There are strengths and limitations to this review. In order to include as many relevant studies as possible, we have used a broad search strategy and included French, Spanish and Portuguese terms given the geographical distribution of ZIKV. For the majority of cases, diagnosis of ZIKV infection was based on RT-PCR, the most reliable method of ZIKV diagnosis in regions with active flavivirus circulation. We have included both observational studies and case reports to provide a full summary of the existing evidence regarding postnatal ZIKV infections, but we note that the overall evidence base is limited as only one investigation was a cohort study with prospective ascertainment of infections. In addition, publication biases (i.e., systematic differences between published and unpublished evidence) remain a concern. First, observational studies without significant findings may be less represented in the appraised literature. Second, although useful for describing more severe and rare complications which would otherwise require large sample sizes to detect, case reports are typically biased towards unusual or severe disease presentations.

It is also important to note that the varying case definitions used to identify possible ZIKV cases in each study may limit the representativeness and exhaustiveness of the signs and symptoms reported in this review. In particular, studies focusing on identifying cases with rash [49], or fever [44] may have overreported these symptoms, leading to an overestimation of their prevalence in pediatric populations. Studies using a broader case definition and populations identified using cohort or national or county level surveillance data are likely to be more representative of symptomatic pediatric ZIKV infection. However, growing evidence suggests that standard case definitions, such as the PAHO and WHO definitions, have low sensitivity in pediatric populations and could lead especially to under-representation of the youngest children with ZIKV disease [39, 44, 45]. Furthermore, the signs and symptoms described in these studies may not be exhaustive, as atypical symptomatic ZIKV cases are unlikely to have been identified using routine surveillance systems.

The small sample sizes in the majority of case series, also limits our ability to assess the risk of ZIKV complications (in particular GBS) and mortality in children and adolescents given the low frequency of these outcomes, and incomplete ZIKV testing in studies reporting on these outcomes. Of particular note, despite Brazil being the epicenter of the 2015–2017 ZIKV outbreak [68], as laboratory confirmation of ZIKV infection was prioritized for pregnant women [69], no population-based pediatric studies with laboratory confirmation of ZIKV were available from Brazil.

While reliable diagnosis of ZIKV infection is often hampered by the limited availability of laboratory tests and the reliance on presentation of ZIKV-like symptoms, the majority of studies included in this review used RT-PCR. While RT-PCR is the most specific method for identifying acute ZIKV infection, the test has limited sensitivity and may misclassify ZIKV cases as false negatives, especially in patients with symptom onset more than 10 days before testing. Of note, two case reports relied exclusively on single serologic tests for confirmatory diagnosis (IgM and antibody hemagglutination) [54, 70], which have the potential to cross-react with other flaviviruses [71]. However, in both case reports, cases tested negative for dengue virus infection, which increases the confidence in the reliability of ZIKV diagnosis for these cases. Additionally, two case series reported on both laboratory-confirmed and probable ZIKV cases, hence the findings from these studies are less reliable. However, we note that in the study by Lindsey and colleagues (2020), only 11% of cases were probable, with the remaining 78% positive for ZIKV by RT-PCR and 11% by IgM with PRNT confirmation [45].

An important consideration when seeking to distinguish between non-congenital and congenital ZIKV infection is the age-range of the study population. This distinction is particularly difficult within the first month of life and is complicated by a lack of knowledge regarding viral persistence in congenitally infected neonates [22, 72]. However, there is only one study in this review which may have included children under one month old, as the age distribution of the 25 infants included in the study was not provided [44].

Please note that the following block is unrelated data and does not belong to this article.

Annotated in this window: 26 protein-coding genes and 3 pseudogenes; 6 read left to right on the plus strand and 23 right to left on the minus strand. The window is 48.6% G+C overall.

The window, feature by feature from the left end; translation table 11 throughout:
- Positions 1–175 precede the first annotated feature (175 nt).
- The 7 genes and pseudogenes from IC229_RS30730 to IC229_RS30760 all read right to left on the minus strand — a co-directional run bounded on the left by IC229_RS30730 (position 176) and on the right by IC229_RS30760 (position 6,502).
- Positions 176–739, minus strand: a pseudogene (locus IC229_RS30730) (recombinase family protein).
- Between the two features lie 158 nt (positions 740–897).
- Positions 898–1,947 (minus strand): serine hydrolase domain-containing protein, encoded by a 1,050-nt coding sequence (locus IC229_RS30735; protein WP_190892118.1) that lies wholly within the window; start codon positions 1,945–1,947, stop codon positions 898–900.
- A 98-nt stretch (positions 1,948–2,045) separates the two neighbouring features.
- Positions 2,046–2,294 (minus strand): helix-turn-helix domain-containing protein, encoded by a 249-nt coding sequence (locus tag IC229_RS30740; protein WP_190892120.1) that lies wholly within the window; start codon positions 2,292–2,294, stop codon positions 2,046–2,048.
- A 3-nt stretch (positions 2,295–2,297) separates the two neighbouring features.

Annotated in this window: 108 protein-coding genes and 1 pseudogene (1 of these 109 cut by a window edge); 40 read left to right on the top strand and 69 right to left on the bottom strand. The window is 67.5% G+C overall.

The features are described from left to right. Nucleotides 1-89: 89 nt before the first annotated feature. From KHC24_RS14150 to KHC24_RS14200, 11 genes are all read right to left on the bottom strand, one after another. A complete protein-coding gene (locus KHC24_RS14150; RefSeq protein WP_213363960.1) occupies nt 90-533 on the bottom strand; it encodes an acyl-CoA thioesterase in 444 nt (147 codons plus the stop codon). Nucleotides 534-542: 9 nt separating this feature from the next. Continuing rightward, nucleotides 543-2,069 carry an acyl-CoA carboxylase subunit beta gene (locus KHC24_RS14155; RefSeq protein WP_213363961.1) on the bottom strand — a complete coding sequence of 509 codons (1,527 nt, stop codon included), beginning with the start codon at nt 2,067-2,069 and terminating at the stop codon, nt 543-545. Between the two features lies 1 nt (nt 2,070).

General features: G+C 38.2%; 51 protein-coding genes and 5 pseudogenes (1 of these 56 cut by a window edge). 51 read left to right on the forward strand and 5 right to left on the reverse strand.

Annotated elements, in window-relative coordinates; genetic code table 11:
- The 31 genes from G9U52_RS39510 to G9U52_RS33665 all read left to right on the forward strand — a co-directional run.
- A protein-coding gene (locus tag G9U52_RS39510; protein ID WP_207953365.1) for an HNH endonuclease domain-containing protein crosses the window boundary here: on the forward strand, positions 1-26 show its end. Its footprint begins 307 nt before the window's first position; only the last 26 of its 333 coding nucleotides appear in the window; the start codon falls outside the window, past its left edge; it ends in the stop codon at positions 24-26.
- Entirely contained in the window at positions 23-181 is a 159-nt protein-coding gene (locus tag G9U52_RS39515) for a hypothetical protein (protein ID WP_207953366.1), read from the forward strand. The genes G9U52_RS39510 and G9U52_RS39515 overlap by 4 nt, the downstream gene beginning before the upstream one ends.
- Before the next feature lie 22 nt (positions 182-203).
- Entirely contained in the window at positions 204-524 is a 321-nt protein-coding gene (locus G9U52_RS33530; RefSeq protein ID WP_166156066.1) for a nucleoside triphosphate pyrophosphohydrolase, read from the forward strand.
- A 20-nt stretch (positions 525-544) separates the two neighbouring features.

Due to increased urbanization and ecological shifts associated with climate change, the geographic distribution of key arthropod vectors (i.e., Aedes Aegypti, Aedes Albopictus) is expanding, putting new populations at risk of arbovirus infections [73, 74]. A better understanding of the short and long-term clinical consequences of ZIKV and other neurotropic arboviruses, including Dengue, Chikungunya, West Nile, and Japanese Encephalitis viruses [7577], is essential to help establish appropriate control and prevention measures. Based on the evidence summarized in this review, we have proposed a list of outstanding questions as priorities for future research on ZIKV infections in children and adolescents:

  • What is the full spectrum of clinical presentations associated with pediatric ZIKV infections? What factors (e.g., age, sex, prior flavivirus infection) influence the severity of ZIKV disease?
  • What are the risks and spectrum of neurological complications associated with postnatal ZIKV infection in children and adolescents? Are neurological complications of ZIKV infection more severe in younger children? What is the risk of ZIKV-associated GBS in children and adolescents?
  • What is the impact of non-congenital ZIKV infections, especially those in the first 1000 days of life, on pediatric neurodevelopment?

In conclusion, the available evidence identified in this review suggests that the presentation of ZIKV infection is primarily mild in children and adolescents, which may limit case ascertainment using standard clinical case definitions for ZIKV disease. Prospective follow-up of pediatric ZIKV cases using data linkage may help elucidate the long-term impacts of postnatal ZIKV infection in children and adolescents.

Supporting information

S2 Table. Study quality assessment for case series using the criteria of Murad, et al., 2018 [38].

https://doi.org/10.1371/journal.pntd.0008612.s002

(DOCX)

S3 Table. Study quality assessment for case reports using the criteria of Murad et al., 2018 [38].

https://doi.org/10.1371/journal.pntd.0008612.s003

(DOCX)

S1 Methods. Literature search strategy: Search terms for each database used on 13 February 2020.

https://doi.org/10.1371/journal.pntd.0008612.s004

(DOCX)

S2 Fig. Prevalence of ZIKV-related signs and symptoms by age group reported by Read, et al., 2018 [44]4.

https://doi.org/10.1371/journal.pntd.0008612.s006

(DOCX)

S3 Fig. Prevalence of ZIKV-related signs and symptoms by age group reported by Lindsey, et al., 2020 [45].

https://doi.org/10.1371/journal.pntd.0008612.s007